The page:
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Overview of a Financial Accounting System

Overview of a Financial Accounting System

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Overview of a Financial Accounting System

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  1. Overview of a Financial Accounting System • Financial Statements • Nature of Transactions • Steps in the Accounting Process • Post-Closing Trial Balance • Relationships Among Financial Statements, Trial Balances, Ledgers, Journals, Documents, and Transactions • Internal Controls

  2. Financial Statements mmm... it looks like these are fairly stated according to GAAP. CPA

  3. Nature of Transactions • Exchanges between business firms, for example: • Sale to a customer, • Purchase of goods, • Payment or receipt of cash • Adjustments to accounts, for example: • Recording of accrued salaries, • Depreciation expense, • Adjustments to prepaid accounts

  4. Steps in the Accounting Process

  5. Transactions Occur While a Business Goes Through Four Major Cycles

  6. Four Major Cycles of business operations Financial Cycle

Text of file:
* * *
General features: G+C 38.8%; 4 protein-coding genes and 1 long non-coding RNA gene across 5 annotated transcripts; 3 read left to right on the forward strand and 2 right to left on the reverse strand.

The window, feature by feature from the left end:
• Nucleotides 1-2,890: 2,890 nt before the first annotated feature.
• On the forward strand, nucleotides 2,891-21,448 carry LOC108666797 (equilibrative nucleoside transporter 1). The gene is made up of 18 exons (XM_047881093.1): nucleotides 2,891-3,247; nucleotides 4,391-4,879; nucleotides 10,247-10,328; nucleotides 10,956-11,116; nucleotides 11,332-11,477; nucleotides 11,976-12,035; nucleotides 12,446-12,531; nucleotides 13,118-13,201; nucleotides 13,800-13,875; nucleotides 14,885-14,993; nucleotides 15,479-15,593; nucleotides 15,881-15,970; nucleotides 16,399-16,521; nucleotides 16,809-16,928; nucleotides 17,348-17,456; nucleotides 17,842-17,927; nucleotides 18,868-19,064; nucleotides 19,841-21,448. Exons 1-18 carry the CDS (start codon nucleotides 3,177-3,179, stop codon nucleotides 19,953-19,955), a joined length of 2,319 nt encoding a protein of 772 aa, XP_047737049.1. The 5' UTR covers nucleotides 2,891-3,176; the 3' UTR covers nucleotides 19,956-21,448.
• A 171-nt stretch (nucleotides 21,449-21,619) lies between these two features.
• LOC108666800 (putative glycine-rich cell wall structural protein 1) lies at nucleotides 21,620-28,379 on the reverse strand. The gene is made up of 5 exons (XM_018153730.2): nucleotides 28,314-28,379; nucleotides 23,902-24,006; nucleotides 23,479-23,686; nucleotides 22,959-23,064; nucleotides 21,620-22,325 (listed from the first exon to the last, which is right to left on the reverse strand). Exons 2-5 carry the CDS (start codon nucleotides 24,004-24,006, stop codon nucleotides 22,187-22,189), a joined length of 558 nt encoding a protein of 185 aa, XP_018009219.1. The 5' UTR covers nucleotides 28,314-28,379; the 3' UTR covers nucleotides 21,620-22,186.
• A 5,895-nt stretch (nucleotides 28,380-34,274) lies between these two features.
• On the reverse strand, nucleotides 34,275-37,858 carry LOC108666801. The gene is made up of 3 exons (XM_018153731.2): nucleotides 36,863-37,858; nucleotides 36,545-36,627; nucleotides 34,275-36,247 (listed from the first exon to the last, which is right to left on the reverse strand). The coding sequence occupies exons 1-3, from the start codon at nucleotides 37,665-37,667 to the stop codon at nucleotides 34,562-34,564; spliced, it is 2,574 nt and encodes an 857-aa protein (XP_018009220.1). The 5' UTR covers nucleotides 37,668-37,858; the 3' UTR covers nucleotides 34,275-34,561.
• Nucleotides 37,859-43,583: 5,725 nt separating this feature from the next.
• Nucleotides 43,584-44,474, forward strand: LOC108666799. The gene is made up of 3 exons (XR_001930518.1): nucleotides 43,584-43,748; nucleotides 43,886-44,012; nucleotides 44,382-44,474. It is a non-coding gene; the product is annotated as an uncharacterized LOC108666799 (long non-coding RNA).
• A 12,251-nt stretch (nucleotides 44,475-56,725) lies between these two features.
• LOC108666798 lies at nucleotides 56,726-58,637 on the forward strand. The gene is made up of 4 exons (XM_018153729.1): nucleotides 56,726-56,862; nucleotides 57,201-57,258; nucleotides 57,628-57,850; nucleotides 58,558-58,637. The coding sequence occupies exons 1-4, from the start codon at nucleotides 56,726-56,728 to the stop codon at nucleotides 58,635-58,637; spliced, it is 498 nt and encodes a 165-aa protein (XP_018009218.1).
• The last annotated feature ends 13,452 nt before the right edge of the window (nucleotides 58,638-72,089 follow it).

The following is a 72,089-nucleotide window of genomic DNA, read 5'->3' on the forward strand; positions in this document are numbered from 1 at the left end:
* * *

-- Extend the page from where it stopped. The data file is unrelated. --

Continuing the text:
7. Four Major Cycles of business operations Expenditure Cycle $ Financial Cycle

  8. Four Major Cycles of business operations Expenditure Cycle R. M., D.L., P. P. Eq. $ Financial Cycle Conversion Cycle

  9. Four Major Cycles of business operations Expenditure Cycle R. M., D.L., P. P. Eq. $ Financial Cycle Conversion Cycle Finished Goods Revenue Cycle

  10. Four Major Cycles of business operations Expenditure Cycle R. M., D.L., P. P. Eq. $ Financial Cycle Conversion Cycle $ Finished Goods Revenue Cycle

  11. Documents Prepared Before the transaction At the same time After the transaction Internally Prepared Purchase order Receiving Report Sales Invoice Customer purchase order Externally Prepared Shipping Document Vendor’s Invoice

  12. Every transaction during an accounting period is recorded in a journal, Debits and credits for each transaction must be equal, Use of special journals reduces the recording costs and facilitates the search process. The number and titles of special journals will depend on the accounting information needs and system design preferences of management. Typical Journals: Sales Journal, Cash Receipts Journal, Purchases Journal, Cash disbursements journal, Payroll journal, General journal. Record in Journals